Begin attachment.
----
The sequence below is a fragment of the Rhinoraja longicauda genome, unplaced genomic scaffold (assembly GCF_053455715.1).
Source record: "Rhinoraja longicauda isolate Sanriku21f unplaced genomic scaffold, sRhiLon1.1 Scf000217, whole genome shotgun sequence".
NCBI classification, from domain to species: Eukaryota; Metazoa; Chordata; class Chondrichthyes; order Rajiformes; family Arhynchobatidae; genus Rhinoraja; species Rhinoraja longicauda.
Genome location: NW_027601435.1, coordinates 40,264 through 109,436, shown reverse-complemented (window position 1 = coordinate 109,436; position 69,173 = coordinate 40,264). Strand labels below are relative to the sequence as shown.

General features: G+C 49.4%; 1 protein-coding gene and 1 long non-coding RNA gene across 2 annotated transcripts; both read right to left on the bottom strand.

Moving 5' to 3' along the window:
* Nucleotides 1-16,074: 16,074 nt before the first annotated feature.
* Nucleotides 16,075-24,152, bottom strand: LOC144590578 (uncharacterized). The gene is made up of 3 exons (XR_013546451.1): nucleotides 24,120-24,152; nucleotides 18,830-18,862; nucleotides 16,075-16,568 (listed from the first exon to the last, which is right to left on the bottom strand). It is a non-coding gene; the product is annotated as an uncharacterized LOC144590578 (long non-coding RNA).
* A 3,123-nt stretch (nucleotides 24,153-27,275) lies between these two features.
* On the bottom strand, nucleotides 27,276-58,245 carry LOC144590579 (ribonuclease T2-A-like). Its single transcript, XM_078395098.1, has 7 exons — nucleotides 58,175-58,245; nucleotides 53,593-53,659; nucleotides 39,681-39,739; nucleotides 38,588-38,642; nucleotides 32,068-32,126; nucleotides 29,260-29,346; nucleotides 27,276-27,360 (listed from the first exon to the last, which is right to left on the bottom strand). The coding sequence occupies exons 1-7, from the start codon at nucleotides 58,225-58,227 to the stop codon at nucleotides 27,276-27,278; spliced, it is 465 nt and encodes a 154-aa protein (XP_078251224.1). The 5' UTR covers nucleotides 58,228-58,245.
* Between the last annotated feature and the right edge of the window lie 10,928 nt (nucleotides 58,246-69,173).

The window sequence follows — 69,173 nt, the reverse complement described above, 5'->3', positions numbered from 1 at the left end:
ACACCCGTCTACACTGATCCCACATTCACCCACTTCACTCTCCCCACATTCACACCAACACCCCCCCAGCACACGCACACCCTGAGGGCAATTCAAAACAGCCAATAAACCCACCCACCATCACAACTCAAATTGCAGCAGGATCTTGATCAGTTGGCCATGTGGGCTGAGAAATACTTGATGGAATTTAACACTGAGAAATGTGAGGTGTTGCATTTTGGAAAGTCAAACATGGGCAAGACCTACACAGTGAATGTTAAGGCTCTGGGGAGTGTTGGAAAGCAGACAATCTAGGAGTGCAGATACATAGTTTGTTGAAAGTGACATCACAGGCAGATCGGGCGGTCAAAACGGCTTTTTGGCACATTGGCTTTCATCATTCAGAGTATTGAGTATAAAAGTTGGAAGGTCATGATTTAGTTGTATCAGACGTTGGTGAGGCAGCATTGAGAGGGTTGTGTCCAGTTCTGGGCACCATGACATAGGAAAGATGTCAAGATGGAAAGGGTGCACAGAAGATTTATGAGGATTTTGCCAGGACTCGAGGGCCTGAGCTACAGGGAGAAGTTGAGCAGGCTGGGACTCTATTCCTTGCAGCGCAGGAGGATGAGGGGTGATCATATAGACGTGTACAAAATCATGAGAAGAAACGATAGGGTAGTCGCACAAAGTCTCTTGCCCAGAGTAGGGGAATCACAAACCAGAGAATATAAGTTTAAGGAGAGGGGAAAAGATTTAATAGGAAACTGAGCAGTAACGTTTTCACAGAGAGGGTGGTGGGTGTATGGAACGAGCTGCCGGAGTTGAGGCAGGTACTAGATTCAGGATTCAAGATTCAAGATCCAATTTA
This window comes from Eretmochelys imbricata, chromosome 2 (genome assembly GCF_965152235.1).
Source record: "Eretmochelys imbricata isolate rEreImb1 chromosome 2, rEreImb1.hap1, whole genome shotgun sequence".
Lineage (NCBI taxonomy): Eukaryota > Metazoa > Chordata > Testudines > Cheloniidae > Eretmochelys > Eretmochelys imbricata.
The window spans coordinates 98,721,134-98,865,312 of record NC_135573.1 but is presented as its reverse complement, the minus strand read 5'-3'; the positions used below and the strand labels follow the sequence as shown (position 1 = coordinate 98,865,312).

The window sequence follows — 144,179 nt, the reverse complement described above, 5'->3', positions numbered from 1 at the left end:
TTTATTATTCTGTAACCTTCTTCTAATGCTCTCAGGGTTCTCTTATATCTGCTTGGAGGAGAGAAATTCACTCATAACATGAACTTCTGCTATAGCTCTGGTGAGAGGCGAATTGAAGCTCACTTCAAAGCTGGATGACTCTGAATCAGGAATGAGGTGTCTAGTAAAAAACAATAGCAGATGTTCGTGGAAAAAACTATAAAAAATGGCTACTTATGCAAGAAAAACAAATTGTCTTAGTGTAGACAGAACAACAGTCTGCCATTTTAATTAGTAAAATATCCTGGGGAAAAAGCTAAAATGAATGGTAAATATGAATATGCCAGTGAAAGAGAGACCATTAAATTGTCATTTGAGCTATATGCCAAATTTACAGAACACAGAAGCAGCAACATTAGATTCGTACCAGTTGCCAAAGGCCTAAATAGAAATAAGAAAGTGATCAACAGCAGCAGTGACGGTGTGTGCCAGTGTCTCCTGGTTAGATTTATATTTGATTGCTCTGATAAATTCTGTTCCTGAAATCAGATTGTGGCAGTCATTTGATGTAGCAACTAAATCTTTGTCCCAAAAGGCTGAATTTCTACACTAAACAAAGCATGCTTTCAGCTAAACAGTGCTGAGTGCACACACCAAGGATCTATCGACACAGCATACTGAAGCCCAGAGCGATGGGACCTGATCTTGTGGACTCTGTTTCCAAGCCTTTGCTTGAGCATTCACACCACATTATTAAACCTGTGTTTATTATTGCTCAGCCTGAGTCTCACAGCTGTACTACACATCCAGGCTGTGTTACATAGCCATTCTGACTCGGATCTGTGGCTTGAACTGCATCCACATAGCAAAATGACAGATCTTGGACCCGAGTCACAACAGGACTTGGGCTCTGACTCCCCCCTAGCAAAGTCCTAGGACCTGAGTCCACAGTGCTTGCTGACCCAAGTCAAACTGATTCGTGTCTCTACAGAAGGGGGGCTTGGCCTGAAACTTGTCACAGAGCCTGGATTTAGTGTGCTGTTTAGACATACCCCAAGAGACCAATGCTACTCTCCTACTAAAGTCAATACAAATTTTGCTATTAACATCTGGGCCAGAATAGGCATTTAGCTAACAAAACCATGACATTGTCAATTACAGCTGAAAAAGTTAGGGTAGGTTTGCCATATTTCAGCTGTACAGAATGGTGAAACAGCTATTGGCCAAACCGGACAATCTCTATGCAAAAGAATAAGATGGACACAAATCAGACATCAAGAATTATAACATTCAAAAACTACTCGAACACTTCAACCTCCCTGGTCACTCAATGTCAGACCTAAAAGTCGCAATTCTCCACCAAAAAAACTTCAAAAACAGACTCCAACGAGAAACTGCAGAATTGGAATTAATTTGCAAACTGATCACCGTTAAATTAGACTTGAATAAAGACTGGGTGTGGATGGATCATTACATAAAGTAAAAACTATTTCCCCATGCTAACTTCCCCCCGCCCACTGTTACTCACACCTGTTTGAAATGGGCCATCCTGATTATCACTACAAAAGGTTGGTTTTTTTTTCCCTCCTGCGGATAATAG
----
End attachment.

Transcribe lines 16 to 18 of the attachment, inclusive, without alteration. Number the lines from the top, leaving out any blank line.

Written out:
Lineage (NCBI taxonomy): Eukaryota > Metazoa > Chordata > Testudines > Cheloniidae > Eretmochelys > Eretmochelys imbricata.
The window spans coordinates 98,721,134-98,865,312 of record NC_135573.1 but is presented as its reverse complement, the minus strand read 5'-3'; the positions used below and the strand labels follow the sequence as shown (position 1 = coordinate 98,865,312).

The window sequence follows — 144,179 nt, the reverse complement described above, 5'->3', positions numbered from 1 at the left end: